Since the creation of the British Indian Ocean Territory, a remnant of the British Empire has been subject of international legal dispute. The two most prominent are the request for an advisory opinion – currently under deliberation of the International Court of Justice (ICJ) – and secondly the arbitral proceedings under the Law of the Sea Convention. These issues and certain domestic proceedings in the United Kingdom relating to the legal status of the Chagossian people, have been the subject of legal academic research and subsequent publications. A recent addition is titled: “Fifty years of the British Indian Ocean territory: legal perspectives.” This book, produced in response to the 50th anniversary of the British Indian Ocean Territory’s founding, also assesses the impact of the decisions taken in respect of the Territory against a wider background of decolonization while addressing important questions about the lawfulness of maintaining Overseas Territories in the post-colonial era.Read more
Recent years have seen the African Court begin to find its stride. Its willingness to expand its jurisdiction and defend vulnerable groups against powerful states has shown it to be a bold court with a desire to vigorously uphold its mandate to protect human rights on the Continent. Whilst it indeed seems that the Court has the aspiration to assert itself, the fact that so few states have deposited their Special Declarations allowing individuals and NGOs direct access to the Court continues to hamper its effectiveness. The Court’s outreach efforts to engage with states and civil society in response to this paucity of Special Declarations do appear to be having some success, however, progress has been slow and the Court may have to have recourse to other means to improve state engagement in future.Read more
The International Day of the World’s Indigenous Peoples is observed on August 9 each year to promote and protect the rights of the world’s indigenous population. This event also recognizes the achievements and contributions that indigenous people make to improve world issues such as environmental protection. It was first pronounced by the General Assembly of the United Nations in December 1994, marking the day of the first meeting of the UN Working Group on Indigenous Populations of the Subcommission on the Promotion and Protection of Human Rights, in 1982. In 2004 the assembly proclaimed the Second International Decade of the World’s Indigenous People (2005-2014). The focus of this year’s International Day is “Bridging the gap: implementing the rights of indigenous peoples”.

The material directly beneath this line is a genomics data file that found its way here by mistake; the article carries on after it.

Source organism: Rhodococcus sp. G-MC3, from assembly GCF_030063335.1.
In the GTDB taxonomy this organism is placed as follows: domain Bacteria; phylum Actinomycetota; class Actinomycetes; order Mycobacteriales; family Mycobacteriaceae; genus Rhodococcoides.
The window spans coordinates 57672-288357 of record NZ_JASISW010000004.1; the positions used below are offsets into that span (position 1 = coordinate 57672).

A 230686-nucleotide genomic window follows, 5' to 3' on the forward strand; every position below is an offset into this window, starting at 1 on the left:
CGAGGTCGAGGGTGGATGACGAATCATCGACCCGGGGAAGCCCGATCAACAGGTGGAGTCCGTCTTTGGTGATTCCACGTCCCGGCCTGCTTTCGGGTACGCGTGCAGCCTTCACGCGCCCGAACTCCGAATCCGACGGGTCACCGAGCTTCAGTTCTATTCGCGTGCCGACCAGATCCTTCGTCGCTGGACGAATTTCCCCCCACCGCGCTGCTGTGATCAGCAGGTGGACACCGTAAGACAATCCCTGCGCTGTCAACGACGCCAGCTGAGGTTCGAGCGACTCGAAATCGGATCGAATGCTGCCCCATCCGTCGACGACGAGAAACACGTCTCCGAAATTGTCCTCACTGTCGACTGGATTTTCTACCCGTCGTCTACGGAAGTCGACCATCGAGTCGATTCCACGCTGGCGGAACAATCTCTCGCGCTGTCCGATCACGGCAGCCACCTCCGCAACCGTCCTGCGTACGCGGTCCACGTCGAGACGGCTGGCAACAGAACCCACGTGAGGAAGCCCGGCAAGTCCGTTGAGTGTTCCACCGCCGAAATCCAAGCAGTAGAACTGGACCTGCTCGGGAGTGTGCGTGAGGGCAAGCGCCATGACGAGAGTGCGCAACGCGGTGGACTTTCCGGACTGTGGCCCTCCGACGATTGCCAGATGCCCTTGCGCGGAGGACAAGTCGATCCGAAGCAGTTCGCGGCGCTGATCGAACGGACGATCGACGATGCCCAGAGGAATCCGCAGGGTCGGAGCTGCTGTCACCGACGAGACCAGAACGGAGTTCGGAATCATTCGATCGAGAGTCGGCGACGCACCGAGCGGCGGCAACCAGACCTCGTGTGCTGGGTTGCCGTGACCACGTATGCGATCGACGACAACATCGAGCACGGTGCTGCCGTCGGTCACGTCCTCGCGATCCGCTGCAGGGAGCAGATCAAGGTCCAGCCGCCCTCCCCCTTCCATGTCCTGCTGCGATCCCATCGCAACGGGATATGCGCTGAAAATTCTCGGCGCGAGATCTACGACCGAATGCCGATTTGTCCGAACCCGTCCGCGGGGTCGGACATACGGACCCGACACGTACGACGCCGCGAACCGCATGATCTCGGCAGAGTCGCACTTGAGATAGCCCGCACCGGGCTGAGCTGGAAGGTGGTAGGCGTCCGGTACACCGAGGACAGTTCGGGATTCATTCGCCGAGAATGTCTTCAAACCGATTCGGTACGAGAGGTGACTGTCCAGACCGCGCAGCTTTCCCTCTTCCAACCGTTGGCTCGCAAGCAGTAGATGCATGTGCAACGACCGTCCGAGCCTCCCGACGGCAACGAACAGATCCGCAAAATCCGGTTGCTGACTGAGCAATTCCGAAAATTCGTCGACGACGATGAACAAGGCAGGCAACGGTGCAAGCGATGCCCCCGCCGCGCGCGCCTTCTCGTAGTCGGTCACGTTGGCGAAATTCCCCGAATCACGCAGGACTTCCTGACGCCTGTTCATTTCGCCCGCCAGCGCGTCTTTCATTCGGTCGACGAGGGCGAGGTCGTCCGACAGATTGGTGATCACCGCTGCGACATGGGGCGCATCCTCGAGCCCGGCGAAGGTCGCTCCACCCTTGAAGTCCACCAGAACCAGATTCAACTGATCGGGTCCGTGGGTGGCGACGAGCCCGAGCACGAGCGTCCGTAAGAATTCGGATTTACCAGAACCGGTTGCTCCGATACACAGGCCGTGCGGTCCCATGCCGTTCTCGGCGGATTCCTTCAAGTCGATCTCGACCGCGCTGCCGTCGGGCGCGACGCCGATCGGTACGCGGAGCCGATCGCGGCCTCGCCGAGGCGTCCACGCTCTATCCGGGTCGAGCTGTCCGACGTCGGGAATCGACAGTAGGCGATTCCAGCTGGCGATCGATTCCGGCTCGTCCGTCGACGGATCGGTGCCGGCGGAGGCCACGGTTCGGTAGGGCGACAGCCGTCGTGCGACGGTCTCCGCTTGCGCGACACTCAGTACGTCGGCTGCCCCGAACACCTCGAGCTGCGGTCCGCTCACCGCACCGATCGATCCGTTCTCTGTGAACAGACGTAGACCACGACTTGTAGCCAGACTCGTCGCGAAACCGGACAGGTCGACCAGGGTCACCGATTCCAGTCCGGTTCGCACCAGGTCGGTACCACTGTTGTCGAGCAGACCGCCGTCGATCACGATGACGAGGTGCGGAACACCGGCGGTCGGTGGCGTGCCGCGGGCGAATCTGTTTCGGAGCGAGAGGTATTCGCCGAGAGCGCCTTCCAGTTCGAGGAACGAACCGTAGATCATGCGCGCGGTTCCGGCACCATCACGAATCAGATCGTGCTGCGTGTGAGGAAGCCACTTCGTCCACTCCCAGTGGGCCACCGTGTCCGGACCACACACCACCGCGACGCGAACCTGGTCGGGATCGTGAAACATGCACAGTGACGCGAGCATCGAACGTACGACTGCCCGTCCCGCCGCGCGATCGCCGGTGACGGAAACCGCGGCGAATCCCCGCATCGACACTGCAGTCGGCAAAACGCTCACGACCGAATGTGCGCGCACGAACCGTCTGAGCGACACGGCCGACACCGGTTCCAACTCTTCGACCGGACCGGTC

The theme aims to highlight the importance of implementing the rights of indigenous peoples through policies and programs at both the national and international level working together towards this common goal with Governments, the United Nations system, indigenous peoples and other stakeholders.Read more
On January 30, 2013, the court (Rechtbank) in the Hague, The Netherlands, ruled that Royal Dutch Shell can be held partially responsible for pollution in Nigeria’s Niger Delta region and ordered it to pay damages to one farmer. The Dutch court dismissed four out of five allegations of the Ogoni people against the oil company. Although Shell blames the oil pollution to sabotage, activists say the case could set a precedent for damage claims related to the foreign activities of multinational companies.Read more
In the middle of the Indian Ocean, about halfway between India and Indonesia, some 500 km from the Maldives, lies a remote group of coralline islands called the Chagos Archipelago. This chain of islands consists of seven atolls comprising a total of sixty individual tropical islands. In 1814, the Chagos Islands officially became British territory and were administratively attached to Mauritius.Read more
Whales, large, mysterious, intelligent, and endangered. Has any mammal inspired such romantic images of the sea and love for nature as much as the whale, yet aroused such controversy in global environmental conservation? King of the Seas, symbol of the environmental movement, meat and oil for commercial whaling. Over the years, large-scale commercial whaling has depleted a number of whale populations to a significant extent, resulting in the International Whaling Commission (IWC) issuing a moratorium on whaling in 1986. Some recent developments will illustrate the highly controversial nature of whaling.Read more
On Wednesday, 30 July, the Australian High Court in Canberra in a key ruling (Northern Territory of Australia v Arnhem Land Aboriginal Land Trust  HCA 29, judgement here) upheld a decision by the Federal Court earlier this year granting Aboriginal people rights of ownership over a large part of the Northern Territory’s (NT) coastline.Read more